10 Indian Films That Created Waves At Various International Film Festivals In 2016
Posted on 29 November, 2016 by Team Wishberry
Image Courtesy: Marathi Film
A few years ago, Indians would excitedly read up about film festivals to learn what the leading ladies wore at the red carpet. But off late, Indian filmmakers are making sure we read festival news for all the right reasons i.e. cinema. A week ago I did a wrap up of all the amazing International films screened at various festivals that one must definitely watch, which pushed me to write this post.
Here are 10 Indian films that were appreciated internationally at various film festivals.
Lipstick Under My Burkha
Four women from the twisted alleys of old Bhopal secretly nurture and chase their dreams of being free. Each woman in her own way rebels against the conventional identities they’re forced into by leading dual lives, and exploring various shades of desire within.
Lipstick Under My Burkha directed by Alankrita Srivastava screened first at the Jio MAMI Mumbai Film Festival where it received the Award for Best Film on Gender Equality, and was later felicitated at the Tokyo Film Festival and took home the Spirit of Asia Award.
Written and directed by Leena Yadav, Parched is a coming-of-age film of women in rural India. Set to the backdrop of Rajasthan’s scenic landscapes, the film captures the journey of four ordinary women who are longing to leave the traditions of servitude behind and explore life.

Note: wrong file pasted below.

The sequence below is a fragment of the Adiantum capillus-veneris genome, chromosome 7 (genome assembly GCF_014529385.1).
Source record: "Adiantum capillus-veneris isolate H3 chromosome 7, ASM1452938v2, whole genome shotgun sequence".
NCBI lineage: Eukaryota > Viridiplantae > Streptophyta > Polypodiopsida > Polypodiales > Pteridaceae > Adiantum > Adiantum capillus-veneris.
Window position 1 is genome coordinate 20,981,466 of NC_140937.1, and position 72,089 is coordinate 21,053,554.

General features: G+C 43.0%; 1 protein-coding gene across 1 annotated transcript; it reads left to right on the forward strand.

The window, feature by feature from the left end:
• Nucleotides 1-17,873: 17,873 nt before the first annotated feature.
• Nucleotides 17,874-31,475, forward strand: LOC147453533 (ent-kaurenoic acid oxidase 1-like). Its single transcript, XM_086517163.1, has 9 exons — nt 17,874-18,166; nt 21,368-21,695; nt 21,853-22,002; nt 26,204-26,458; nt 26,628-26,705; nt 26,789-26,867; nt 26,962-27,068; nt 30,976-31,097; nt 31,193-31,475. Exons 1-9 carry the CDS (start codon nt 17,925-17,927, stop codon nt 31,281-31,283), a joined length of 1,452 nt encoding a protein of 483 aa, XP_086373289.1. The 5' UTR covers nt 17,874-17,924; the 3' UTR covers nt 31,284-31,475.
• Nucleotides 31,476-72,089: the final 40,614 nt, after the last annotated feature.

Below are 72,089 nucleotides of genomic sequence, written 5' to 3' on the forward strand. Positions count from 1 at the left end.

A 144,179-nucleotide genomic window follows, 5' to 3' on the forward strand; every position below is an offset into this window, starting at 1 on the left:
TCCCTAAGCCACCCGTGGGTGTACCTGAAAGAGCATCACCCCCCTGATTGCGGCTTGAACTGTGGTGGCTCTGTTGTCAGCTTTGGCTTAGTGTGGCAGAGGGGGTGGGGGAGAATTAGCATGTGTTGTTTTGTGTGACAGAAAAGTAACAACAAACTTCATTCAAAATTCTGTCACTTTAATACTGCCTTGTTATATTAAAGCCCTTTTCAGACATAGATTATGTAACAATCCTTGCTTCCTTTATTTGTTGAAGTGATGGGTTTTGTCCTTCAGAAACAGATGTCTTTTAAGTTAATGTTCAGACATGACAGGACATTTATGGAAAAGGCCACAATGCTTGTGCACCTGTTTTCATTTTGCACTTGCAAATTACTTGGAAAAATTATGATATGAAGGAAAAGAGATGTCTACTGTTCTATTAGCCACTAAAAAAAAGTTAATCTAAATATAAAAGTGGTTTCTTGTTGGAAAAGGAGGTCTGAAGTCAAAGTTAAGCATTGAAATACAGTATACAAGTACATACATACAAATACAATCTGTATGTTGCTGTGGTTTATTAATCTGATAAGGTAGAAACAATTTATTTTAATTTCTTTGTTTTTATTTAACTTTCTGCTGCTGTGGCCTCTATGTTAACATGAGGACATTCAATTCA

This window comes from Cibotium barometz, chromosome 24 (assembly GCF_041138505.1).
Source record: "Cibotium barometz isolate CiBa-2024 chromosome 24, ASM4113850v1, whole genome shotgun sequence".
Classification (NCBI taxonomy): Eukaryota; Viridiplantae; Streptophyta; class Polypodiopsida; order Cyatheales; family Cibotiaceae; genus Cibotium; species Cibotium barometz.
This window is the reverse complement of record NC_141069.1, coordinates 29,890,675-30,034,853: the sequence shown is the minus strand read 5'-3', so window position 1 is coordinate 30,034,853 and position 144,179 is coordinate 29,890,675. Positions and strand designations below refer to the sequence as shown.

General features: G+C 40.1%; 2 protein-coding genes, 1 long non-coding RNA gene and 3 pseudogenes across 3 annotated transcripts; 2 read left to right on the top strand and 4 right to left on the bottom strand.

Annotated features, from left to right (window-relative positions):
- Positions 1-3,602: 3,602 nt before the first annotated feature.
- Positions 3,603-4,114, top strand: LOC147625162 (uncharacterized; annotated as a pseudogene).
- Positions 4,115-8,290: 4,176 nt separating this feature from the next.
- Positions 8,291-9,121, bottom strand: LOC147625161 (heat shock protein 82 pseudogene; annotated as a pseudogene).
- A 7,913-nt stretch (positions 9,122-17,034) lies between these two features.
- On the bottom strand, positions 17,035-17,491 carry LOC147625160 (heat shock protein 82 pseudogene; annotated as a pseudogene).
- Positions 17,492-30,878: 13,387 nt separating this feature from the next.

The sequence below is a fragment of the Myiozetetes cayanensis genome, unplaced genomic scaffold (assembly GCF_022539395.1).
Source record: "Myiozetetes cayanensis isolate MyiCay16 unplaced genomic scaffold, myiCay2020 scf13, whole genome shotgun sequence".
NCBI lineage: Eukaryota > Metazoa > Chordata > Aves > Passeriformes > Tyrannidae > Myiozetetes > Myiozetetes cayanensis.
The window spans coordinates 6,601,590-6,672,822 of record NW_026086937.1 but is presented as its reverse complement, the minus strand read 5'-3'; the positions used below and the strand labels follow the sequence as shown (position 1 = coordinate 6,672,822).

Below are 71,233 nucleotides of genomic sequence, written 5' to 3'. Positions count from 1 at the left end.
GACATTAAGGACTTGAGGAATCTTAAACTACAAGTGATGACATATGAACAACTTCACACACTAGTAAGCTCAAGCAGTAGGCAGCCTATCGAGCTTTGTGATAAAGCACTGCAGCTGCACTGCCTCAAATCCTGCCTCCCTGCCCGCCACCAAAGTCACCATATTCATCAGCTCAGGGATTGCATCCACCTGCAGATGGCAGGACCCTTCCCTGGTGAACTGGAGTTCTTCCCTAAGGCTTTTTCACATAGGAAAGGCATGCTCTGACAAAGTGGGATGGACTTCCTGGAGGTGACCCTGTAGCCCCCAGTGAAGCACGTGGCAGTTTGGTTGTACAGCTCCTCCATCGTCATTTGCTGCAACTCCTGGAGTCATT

The film won the award for Best Feature under the Audience Choice Awards category at IFFLA, and has been celebrated as festival favourite all year long.
Waiting directed by Anu Menon stars Naseeruddin Shah and Kalki Koechlin in lead roles. The film is about a special relationship that blossoms between two strangers, who befriend each other at a hospital while nursing their individual spouses in coma. While the story is heavy on grief, it also is about learning to live with courage, love with faith and laugh with hope.
The film premiered at the Dubai Film Festival, where it received critical acclaim and was praised for its narrative and performances. It also bagged the Best Director Award at IFFLA.
Sairat is director Nagraj Manjule’s second feature after winning the National Award for Best Director for his debut project, Fandry. Sairat is about a boy from a lower caste who falls in love with the daughter of an upper-caste politician. The socio-political landscape of rural Maharashtra prevents the young lovers from carrying their intense longing for each other forward.
The film was the official selection for 66th Berlin International Film Festival where it received a standing ovation, and later went on to acquire commercial success. The lead actress, Rinku Rajguru, was awarded a Special Mention at the National Film Awards for her effective portrayal of a lively girl who defies societal norms.
The film was a raving success in rural Maharashtra, where shows as late at 3 a.m. were added to some theatres. If you haven’t caught the flick yet, it is a must watch of the year. It’ll make one fall in love, laugh, and cry; it’ll also shock and leave you speechless.
Tope (The Bait)